There were also several protests of legal restrictions on gay bars in the 1960s. In 1966, the Mattachine Society staged a "Sip-In" at Julius Bar in New York City challenging a New York State Liquor Authority prohibition on serving alcohol to gays. The bartender initially started preparing the men a drink but then put his hand over the glass, which was photographed. The New York Times ran a headline the next day saying, "3 Deviates Invite Exclusion by Bars". The Mattachines then challenged the liquor rule in court and the courts ruled that gays had a right to peacefully assemble, which undercut the previous state liquor authority contention that the presence of gay clientele automatically was grounds for charges of operating a "disorderly" premises. With this right, a new era of licensed, legally operating gay bars began. Julius Bar now holds a monthly party called Mattachine in remembrance of the protest. On January 1, 1967, there was a police raid on the Los Angeles gay bar Black Cat Tavern which led to months of protests and demonstrations. Inspired by this, The Advocate was first published in September of that year as a local newsletter alerting gay men to police raids in Los Angeles gay bars. The Advocate, which is still published, is the oldest and largest LGBT publication in the United States.
The modern LGBT civil rights movement began on Saturday, June 28, 1969, with the Stonewall Riots, when police raided a New York gay bar called the Stonewall Inn and the patrons fought back. Lesbian Martha Shelley was in Greenwich Village the night of the Stonewall Riot; she proposed a protest march and as a result, the Mattachine Society and Daughters of Bilitis sponsored a demonstration. Later that year, on November 2, 1969, Craig Rodwell, his partner Fred Sargeant, Ellen Broidy, and Linda Rhodes proposed the first gay pride parade to be held in New York City by way of a resolution at the Eastern Regional Conference of Homophile Organizations (ERCHO) meeting in Philadelphia.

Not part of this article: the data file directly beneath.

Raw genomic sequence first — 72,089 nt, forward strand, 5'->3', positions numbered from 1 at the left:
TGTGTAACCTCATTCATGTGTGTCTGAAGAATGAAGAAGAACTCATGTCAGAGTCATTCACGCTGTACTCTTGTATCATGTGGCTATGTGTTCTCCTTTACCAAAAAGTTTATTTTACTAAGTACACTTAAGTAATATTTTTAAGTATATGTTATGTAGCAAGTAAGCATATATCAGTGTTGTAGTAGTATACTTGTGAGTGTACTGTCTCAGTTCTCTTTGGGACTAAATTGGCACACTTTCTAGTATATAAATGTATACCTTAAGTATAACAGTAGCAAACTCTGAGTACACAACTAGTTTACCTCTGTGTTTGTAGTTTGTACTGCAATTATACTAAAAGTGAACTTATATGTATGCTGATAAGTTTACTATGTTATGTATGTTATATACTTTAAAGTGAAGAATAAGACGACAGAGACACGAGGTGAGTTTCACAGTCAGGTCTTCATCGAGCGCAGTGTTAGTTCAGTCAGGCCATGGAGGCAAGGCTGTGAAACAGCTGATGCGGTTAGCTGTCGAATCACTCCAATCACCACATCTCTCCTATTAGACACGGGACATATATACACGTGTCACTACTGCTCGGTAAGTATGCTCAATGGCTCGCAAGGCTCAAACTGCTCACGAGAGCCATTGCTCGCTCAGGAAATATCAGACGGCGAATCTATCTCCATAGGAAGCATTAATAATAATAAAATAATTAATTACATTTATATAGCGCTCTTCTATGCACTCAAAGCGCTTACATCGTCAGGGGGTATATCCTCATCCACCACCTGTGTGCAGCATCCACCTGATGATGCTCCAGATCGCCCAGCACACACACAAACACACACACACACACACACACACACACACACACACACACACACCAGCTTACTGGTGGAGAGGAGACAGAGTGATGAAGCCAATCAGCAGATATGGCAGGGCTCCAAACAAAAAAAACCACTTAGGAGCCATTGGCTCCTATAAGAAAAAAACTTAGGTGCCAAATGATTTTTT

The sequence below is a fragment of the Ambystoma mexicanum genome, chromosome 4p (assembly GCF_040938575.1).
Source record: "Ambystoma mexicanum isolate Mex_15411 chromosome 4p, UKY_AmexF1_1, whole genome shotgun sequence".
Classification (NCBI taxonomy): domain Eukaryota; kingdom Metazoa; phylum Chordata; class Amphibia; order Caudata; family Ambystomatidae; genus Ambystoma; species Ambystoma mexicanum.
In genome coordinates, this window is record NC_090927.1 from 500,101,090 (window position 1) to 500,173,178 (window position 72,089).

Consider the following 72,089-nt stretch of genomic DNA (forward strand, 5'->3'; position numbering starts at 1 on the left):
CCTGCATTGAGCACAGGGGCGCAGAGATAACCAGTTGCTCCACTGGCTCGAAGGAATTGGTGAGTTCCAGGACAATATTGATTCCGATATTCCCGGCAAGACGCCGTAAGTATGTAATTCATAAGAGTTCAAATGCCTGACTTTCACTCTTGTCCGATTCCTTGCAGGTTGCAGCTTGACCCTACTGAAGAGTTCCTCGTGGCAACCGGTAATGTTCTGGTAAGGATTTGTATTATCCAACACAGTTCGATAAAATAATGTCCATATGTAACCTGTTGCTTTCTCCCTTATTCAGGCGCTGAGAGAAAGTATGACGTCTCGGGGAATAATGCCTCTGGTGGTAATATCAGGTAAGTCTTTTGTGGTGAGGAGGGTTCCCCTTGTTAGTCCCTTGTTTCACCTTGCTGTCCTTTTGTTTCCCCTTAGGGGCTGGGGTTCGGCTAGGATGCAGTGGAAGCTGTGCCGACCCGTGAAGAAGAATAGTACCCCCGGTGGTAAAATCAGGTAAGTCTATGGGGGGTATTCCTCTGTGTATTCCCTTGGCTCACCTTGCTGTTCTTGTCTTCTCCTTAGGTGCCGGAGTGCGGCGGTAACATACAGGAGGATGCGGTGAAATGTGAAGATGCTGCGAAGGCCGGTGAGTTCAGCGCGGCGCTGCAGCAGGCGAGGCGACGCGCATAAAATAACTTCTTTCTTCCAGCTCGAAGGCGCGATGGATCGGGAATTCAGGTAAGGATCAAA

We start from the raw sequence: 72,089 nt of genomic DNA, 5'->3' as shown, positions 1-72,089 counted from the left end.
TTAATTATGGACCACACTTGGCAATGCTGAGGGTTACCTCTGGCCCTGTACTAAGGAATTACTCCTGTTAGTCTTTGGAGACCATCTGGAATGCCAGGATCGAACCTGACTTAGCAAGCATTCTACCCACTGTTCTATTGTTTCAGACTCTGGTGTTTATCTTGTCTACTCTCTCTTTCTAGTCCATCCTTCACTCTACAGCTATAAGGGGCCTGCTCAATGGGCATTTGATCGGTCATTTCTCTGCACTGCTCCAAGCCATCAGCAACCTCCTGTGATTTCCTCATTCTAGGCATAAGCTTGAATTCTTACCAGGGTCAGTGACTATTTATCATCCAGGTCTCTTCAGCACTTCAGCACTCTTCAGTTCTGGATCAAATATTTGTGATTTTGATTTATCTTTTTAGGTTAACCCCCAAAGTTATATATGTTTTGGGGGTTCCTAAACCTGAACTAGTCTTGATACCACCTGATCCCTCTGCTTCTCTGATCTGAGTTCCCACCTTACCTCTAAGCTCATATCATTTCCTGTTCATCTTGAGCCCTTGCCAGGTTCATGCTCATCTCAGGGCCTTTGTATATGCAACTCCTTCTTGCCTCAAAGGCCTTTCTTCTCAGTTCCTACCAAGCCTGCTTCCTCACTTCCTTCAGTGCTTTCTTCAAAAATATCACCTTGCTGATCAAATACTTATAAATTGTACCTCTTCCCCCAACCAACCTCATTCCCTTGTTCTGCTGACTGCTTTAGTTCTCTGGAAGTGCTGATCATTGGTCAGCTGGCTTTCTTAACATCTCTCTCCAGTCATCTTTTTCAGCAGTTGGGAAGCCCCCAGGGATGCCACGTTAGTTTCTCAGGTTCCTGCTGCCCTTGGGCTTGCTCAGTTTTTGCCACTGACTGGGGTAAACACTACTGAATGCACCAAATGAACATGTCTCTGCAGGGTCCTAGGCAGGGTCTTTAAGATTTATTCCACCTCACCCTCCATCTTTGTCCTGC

"That the Annual Reminder, in order to be more relevant, reach a greater number of people, and encompass the ideas and ideals of the larger struggle in which we are engaged-that of our fundamental human rights-be moved both in time and location. We propose that a demonstration be held annually on the last Saturday in June in New York City to commemorate the 1969 spontaneous demonstrations on Christopher Street and this demonstration be called CHRISTOPHER STREET LIBERATION DAY. No dress or age regulations shall be made for this demonstration. We also propose that we contact Homophile organizations throughout the country and suggest that they hold parallel demonstrations on that day. We propose a nationwide show of support.
All attendees to the ERCHO meeting in Philadelphia voted for the march except for Mattachine Society of New York City, which abstained. Members of the Gay Liberation Front (GLF) attended the meeting and were seated as guests of Rodwell's group, Homophile Youth Movement in Neighborhoods (HYMN).